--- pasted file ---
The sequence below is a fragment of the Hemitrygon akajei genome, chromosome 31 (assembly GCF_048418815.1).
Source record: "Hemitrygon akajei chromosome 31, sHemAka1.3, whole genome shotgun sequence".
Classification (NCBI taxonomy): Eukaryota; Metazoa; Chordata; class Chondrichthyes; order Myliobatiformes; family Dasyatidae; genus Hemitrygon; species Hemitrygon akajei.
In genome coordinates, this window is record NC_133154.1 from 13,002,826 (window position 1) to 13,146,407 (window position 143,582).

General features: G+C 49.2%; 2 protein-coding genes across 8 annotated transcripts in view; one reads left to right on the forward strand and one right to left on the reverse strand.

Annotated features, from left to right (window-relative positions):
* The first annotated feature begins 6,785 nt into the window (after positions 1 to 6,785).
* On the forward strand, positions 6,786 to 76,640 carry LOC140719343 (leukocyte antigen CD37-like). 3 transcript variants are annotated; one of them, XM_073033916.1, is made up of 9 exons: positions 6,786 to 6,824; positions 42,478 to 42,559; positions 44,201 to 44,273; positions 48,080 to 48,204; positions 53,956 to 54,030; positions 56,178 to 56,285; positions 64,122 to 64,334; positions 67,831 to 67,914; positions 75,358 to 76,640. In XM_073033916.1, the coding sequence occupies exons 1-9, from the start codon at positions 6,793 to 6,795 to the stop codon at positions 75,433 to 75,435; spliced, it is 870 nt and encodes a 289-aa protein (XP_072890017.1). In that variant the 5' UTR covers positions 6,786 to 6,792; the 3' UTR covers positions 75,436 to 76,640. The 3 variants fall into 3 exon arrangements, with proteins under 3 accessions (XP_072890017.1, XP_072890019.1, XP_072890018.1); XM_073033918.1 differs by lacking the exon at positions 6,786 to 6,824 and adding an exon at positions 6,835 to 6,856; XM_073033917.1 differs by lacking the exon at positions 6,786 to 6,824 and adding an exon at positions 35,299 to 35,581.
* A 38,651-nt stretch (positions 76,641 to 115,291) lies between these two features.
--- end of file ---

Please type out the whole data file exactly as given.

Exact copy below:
The sequence below is a fragment of the Hemitrygon akajei genome, chromosome 31 (assembly GCF_048418815.1).
Source record: "Hemitrygon akajei chromosome 31, sHemAka1.3, whole genome shotgun sequence".
Classification (NCBI taxonomy): Eukaryota; Metazoa; Chordata; class Chondrichthyes; order Myliobatiformes; family Dasyatidae; genus Hemitrygon; species Hemitrygon akajei.
In genome coordinates, this window is record NC_133154.1 from 13,002,826 (window position 1) to 13,146,407 (window position 143,582).

General features: G+C 49.2%; 2 protein-coding genes across 8 annotated transcripts in view; one reads left to right on the forward strand and one right to left on the reverse strand.

Annotated features, from left to right (window-relative positions):
* The first annotated feature begins 6,785 nt into the window (after positions 1 to 6,785).
* On the forward strand, positions 6,786 to 76,640 carry LOC140719343 (leukocyte antigen CD37-like). 3 transcript variants are annotated; one of them, XM_073033916.1, is made up of 9 exons: positions 6,786 to 6,824; positions 42,478 to 42,559; positions 44,201 to 44,273; positions 48,080 to 48,204; positions 53,956 to 54,030; positions 56,178 to 56,285; positions 64,122 to 64,334; positions 67,831 to 67,914; positions 75,358 to 76,640. In XM_073033916.1, the coding sequence occupies exons 1-9, from the start codon at positions 6,793 to 6,795 to the stop codon at positions 75,433 to 75,435; spliced, it is 870 nt and encodes a 289-aa protein (XP_072890017.1). In that variant the 5' UTR covers positions 6,786 to 6,792; the 3' UTR covers positions 75,436 to 76,640. The 3 variants fall into 3 exon arrangements, with proteins under 3 accessions (XP_072890017.1, XP_072890019.1, XP_072890018.1); XM_073033918.1 differs by lacking the exon at positions 6,786 to 6,824 and adding an exon at positions 6,835 to 6,856; XM_073033917.1 differs by lacking the exon at positions 6,786 to 6,824 and adding an exon at positions 35,299 to 35,581.
* A 38,651-nt stretch (positions 76,641 to 115,291) lies between these two features.